U.S. House to Vote on Funding Anti-Science, Anti-Safety Legislation

Statement by Ken Kimmell, President, Union of Concerned Scientists

Published Sep 14, 2017

WASHINGTON (September 14, 2017)—The U.S. House of Representatives is expected to pass a fiscal year 2018 spending package today. The bill would cut funding for critical environmental, science and public health protection programs and includes a host of harmful anti-science policy riders.

Below is a statement by Ken Kimmell, president of the Union of Concerned Scientists.

The House spending package would take the country backwards when it comes to investing in strong public health and safety policies, as well as science and technology. That the House is willing to cut NOAA’s environmental satellite capacity by nearly one fourth after Hurricanes Harvey and Irma pummeled Texas and Florida is flabbergasting. NOAA’s satellite system provides 93 percent of the data used by the National Weather Service’s models and supports near-real time weather and storm tracking.  Cutting this satellite system could undermine our ability to accurately forecast and prepare for extreme weather, vital tasks that save lives, as we have seen over the last few weeks.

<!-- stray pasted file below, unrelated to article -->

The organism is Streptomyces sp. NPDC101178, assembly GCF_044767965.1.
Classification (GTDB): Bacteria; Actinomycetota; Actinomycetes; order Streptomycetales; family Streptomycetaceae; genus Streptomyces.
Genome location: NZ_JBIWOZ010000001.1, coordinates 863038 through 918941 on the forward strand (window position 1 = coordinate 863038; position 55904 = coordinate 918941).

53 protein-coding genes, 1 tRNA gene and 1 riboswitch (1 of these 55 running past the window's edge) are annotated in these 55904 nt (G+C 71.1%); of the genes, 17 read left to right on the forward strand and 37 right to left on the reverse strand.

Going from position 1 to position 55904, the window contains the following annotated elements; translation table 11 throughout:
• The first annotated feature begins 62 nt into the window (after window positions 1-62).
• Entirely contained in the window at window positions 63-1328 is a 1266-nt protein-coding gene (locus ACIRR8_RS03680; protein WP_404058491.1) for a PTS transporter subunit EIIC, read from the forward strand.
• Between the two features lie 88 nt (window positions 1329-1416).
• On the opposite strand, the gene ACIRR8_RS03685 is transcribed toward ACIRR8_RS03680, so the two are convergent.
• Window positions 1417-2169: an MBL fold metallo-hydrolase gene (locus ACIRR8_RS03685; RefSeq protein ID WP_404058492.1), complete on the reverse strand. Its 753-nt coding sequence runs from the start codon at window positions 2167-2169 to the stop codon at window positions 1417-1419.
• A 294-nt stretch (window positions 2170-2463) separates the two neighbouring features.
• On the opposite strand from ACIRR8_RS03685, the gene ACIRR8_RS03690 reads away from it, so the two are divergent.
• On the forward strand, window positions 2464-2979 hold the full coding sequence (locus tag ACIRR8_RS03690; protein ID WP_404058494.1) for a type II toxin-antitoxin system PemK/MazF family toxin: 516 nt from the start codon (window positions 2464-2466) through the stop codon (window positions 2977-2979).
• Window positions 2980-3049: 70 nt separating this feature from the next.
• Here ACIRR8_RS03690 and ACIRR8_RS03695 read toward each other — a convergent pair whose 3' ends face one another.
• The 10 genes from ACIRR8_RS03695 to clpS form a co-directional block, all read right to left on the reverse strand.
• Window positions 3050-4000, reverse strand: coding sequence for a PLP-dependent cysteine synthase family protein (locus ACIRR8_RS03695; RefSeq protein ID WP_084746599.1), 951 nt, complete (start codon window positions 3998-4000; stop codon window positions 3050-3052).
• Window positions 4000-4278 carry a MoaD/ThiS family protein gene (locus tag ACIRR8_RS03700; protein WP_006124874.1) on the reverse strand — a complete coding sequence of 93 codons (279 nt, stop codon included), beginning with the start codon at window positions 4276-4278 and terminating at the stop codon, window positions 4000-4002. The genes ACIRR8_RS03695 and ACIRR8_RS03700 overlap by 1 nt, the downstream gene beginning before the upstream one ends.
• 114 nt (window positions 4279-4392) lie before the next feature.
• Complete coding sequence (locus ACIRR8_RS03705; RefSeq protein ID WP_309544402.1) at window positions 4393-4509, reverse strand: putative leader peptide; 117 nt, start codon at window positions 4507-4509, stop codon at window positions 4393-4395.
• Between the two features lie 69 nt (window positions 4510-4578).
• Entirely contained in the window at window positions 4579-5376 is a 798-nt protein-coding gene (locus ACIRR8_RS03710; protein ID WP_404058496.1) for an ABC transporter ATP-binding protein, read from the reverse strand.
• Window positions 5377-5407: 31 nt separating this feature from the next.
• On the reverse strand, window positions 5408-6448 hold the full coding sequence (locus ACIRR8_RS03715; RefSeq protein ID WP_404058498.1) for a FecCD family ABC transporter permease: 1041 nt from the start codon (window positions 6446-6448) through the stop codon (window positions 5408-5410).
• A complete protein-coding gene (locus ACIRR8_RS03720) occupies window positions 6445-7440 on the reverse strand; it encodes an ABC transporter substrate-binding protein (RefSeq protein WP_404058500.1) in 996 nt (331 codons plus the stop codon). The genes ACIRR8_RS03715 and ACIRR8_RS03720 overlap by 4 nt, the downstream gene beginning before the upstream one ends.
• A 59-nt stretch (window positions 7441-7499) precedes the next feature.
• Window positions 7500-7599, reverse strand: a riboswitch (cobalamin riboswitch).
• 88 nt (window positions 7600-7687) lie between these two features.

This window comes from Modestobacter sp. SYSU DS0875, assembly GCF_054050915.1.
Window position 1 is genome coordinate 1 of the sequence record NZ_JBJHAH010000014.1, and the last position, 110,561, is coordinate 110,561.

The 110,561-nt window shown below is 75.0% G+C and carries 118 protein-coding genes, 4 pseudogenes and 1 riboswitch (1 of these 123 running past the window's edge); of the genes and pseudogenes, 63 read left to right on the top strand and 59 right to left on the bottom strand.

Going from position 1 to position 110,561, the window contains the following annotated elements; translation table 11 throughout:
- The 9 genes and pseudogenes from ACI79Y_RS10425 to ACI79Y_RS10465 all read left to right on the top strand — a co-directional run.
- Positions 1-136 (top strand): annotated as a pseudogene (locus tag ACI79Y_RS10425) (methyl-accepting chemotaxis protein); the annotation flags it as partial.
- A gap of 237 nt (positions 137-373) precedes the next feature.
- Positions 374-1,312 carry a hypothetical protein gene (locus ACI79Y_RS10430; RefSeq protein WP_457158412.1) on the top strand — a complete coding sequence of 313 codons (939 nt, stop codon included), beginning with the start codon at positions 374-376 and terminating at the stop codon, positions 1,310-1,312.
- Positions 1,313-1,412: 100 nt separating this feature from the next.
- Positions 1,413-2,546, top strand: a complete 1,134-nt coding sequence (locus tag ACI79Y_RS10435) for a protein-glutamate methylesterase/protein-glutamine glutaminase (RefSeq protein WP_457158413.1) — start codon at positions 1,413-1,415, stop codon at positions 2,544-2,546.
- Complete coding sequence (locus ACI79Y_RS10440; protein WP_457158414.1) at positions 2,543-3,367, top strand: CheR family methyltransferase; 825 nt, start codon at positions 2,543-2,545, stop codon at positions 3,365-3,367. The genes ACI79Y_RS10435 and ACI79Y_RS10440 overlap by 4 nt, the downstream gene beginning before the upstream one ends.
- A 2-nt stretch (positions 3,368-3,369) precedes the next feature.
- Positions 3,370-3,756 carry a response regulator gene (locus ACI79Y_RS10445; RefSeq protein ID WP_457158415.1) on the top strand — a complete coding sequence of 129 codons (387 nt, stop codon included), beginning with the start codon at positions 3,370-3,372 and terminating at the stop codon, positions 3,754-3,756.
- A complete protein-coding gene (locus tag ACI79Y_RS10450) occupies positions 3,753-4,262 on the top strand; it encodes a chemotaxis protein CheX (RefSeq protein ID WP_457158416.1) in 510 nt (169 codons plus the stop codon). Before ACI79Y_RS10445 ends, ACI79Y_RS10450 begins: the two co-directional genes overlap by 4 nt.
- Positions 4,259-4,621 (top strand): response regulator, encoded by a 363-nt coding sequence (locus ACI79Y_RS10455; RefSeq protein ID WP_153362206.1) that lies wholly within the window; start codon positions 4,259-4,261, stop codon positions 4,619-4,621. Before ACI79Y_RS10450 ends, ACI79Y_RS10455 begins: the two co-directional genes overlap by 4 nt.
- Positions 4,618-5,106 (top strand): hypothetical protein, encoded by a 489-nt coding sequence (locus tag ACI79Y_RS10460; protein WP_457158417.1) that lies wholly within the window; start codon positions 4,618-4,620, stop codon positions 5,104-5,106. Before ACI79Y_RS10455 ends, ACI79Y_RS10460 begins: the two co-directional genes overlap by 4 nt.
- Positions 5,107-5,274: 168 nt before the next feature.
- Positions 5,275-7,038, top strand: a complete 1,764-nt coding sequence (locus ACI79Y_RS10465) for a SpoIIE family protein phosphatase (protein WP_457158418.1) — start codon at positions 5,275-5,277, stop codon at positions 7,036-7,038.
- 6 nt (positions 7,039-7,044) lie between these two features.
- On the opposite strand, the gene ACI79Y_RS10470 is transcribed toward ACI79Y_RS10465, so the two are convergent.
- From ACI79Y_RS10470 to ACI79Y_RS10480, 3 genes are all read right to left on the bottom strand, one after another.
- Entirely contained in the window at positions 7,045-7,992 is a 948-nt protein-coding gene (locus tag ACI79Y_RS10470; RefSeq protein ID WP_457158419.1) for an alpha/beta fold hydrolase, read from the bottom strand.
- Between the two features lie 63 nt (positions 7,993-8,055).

“Shockingly, the House package also significantly underfunds FEMA’s pre-disaster mitigation program, which provides technical assistance and grants to states, tribes and communities. The program helps reduce the risk and damage of disasters through preparedness planning, including infrastructure design and implementation. 

“Meanwhile, this bill cuts the Environmental Protection Agency to its lowest funding level since 2008. The agency's research division would lose more than $100 million in critical funding, and other cuts would directly impact communities of color, including a 15 percent reduction to the Office of Environmental Justice, which works to makes sure that certain communities don’t bear a disproportionate share of environmental risk.

“The spending package is fundamentally inequitable, forcing state and local governments, as well as the most economically vulnerable communities, to shoulder a disproportionate burden. Furthermore, it is riddled with harmful riders that sideline science. All eyes are now on the Senate, which has an opportunity to show true leadership by fully funding the agencies needed to advance science and the health and well-being of communities.”